The villa was built for wholesaler Hynek Ignác Arnstein, born April 26, 1880. He started trading in waxed canvas and linoleum, later became the general representative and managing director of Deutsche Linoleum – Werke a.g., Bietighem
Hynek Ignác Arnstein married on January 1908 in Warsaw. His wife Lola (Ljuba) Glowinska was born on May 5, 1889. Their daughter was born on December 26, 1908. Nelly Arnstein studied at the School of Fashion Drawing in Vienna and the Raimannschule in Berlin. Nelly Arnstein devoted herself to painting, graphics as well as costume and stage design (D 34, National Theater,etc.)
Hynek Ignác Arnstein was transported to Terezín in 1942 and he died in the ghetto in Izbica. Lola Arnstein was transported to Terezín in 1941, later to Warsaw, where she died.1
Nelly Arnstein – Zdenka Arnošt fled to Belgrad at the beginning of the war. She returned to Prague after the war for a short time, in 1946 she went to Paris, where she married French poet Raimond Datheil (1902–1983). Nelly Datheil acquired French citizenship in 1957. Zdenka Datheil has exhibited her paintings and graphics in galleries in France and around the world. Her two paintings, „Portrait-de-l´oiseau-qui-n´existe-pas“ and „Composition sur fond vert“, were purchased by the Musée national d ´art moderne–Centre Pompidou2. Zdenka Datheil died in France in 1999.
The construction of the villa was started according to the plans of Ing. Rudolf Kraus company in 1928, completed and approved in 1929. The villa is a stylish classic construction product of the late 1920s, characterized by typical building features, such as woods around windows and doors, the layout of the palace shift with higher spatial comfort. The villa consists of three floors above ground and one underground floor, ending with a mansard roof. The ground floor and first floor have ceilings with a walking terrace. Access to the back part of the garden is possible via brick stairs from the terrace, located on the ground floor. The facade of the building is mostly neoclassical (stucco and stone elemenets) with elements of Czech modernism and emerging funcionalism.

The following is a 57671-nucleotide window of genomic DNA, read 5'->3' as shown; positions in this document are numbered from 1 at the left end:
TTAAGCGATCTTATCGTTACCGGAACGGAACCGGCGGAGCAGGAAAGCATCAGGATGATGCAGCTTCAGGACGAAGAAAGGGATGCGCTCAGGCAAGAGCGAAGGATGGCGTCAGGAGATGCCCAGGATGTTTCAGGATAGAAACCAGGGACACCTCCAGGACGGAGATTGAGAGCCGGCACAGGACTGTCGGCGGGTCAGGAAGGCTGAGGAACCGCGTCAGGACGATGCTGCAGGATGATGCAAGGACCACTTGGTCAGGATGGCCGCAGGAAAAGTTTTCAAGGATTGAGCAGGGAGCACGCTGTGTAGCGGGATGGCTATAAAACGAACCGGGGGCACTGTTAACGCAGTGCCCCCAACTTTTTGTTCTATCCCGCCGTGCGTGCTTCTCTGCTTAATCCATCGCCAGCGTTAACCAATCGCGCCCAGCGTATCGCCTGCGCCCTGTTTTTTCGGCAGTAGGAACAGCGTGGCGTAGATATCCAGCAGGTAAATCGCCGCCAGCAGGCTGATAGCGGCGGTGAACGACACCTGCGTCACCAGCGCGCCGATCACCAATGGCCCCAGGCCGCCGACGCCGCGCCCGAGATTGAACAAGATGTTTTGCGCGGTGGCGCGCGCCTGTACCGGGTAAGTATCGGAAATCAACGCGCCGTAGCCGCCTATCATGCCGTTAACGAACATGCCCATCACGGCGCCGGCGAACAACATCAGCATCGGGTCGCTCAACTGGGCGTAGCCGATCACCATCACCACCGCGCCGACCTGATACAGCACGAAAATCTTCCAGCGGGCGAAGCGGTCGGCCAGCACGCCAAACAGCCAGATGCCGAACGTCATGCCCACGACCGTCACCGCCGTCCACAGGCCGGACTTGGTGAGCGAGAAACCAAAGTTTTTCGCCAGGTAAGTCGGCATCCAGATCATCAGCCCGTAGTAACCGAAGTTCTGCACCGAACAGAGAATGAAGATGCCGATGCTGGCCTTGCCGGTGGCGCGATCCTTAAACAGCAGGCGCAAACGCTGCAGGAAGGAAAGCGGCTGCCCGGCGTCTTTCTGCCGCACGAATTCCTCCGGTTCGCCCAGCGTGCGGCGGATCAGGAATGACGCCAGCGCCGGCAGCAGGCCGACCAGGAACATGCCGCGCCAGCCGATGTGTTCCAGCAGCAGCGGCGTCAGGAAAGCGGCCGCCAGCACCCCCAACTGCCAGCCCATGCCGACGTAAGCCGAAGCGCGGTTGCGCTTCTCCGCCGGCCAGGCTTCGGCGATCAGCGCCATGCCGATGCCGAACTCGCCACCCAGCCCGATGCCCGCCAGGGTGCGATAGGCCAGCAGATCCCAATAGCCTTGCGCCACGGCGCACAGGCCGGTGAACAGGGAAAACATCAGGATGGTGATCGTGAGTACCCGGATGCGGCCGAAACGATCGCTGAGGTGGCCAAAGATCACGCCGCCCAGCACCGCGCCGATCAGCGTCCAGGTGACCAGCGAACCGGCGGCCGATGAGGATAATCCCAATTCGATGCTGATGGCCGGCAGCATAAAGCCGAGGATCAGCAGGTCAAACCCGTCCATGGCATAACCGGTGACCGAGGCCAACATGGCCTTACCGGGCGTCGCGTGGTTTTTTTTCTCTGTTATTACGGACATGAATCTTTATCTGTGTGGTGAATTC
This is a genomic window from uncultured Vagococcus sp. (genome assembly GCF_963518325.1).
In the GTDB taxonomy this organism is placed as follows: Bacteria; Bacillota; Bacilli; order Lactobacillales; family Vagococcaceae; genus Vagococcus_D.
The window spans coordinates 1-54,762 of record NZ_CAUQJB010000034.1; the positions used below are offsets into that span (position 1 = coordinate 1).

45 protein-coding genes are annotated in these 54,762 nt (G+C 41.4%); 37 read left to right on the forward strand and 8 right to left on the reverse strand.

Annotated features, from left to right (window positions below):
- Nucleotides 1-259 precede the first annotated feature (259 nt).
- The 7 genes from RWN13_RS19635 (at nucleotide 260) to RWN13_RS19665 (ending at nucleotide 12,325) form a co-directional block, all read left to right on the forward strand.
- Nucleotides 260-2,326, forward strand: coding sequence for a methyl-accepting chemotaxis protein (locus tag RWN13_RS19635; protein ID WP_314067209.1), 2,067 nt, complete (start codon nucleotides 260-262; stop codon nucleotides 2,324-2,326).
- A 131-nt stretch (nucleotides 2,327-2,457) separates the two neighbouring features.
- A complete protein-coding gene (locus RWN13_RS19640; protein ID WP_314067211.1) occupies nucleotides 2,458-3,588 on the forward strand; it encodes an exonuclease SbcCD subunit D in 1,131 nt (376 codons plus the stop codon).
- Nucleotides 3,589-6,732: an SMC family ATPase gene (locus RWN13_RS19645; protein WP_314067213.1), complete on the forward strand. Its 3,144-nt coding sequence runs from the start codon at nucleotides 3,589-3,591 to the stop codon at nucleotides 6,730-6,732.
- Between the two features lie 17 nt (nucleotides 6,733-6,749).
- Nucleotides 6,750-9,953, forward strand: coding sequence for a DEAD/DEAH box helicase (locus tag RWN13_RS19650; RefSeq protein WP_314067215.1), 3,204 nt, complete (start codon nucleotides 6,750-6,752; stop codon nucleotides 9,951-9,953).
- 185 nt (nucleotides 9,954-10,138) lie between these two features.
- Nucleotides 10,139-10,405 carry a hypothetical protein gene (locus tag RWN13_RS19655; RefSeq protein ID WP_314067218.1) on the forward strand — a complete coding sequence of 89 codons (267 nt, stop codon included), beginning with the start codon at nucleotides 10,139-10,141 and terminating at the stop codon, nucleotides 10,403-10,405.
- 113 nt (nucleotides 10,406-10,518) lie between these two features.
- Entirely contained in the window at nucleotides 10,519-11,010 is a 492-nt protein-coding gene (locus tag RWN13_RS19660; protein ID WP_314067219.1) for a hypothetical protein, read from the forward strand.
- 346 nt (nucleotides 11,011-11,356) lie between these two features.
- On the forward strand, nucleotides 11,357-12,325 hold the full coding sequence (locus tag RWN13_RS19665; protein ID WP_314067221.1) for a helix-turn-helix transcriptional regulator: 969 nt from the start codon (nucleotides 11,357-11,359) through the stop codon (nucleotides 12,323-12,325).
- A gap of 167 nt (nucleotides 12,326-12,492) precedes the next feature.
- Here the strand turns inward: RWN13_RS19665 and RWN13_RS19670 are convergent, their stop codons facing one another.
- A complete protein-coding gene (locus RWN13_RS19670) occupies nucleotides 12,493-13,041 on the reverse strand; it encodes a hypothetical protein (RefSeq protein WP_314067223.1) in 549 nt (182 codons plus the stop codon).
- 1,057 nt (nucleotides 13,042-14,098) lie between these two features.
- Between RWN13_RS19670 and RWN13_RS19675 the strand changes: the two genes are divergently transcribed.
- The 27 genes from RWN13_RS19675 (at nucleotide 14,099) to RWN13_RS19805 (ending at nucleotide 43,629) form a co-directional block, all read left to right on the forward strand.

The layout of the villa was modified in 1941, based on the plans of architect Franz Böhm, another overhaul took place in connection with the division of the villa into 9 flats, when the villa was administrated by the District Housing Administration. Further adjustments were made by the Administration of Services to the Diplomatic Corps in 1985, 1990 and the Diplomatic Service in 2007-2008 in accordance with the specifics of the diplomatic mission3.
History of the villa
The vila was confiscated from Arnsteins in 1940, according to a record in the land register of July 9, 1940, No. 18801 „Auf Grund der Erklärung vom 4. Juli 1940 wird das Eigentumsrecht f’ur den Auswanderungefond für Böhmen und Mähren einverleibt“, after war the villa came under national administration, according to the Decree of the President of the Republic of May 19, 1945. In 1951, the Czechoslovak State – Ministry of the Interior, became the owner of the villa, since 1958, the administrator of the villa was established the Administration of Services to the Diplomatic Corps, whose successor organization is Diplomatic Service.4
The Lesse of the villa has been the Embassy of the Lebanese Republic since 1962, and since 2022 the villa has been leased by the Embassy of the Kingdom of Belgium.
1 Ing. arch. Bohumil Beránek a kolektiv, archivní materiály Odboru územního rozvoje ÚMČ Prahy 6
2 Toman, P.: Nový slovník československých výtvarných umělců, Výtvarné centrum Chagall, Ostrava 1993, https://www.centrepompidou.fr/en/ressources/personne/c5zppM
3 Archiv DS – J 03 127
4 Výpis z pozemkové knihy KÚ pro hl. m. Prahu, vl. č. 387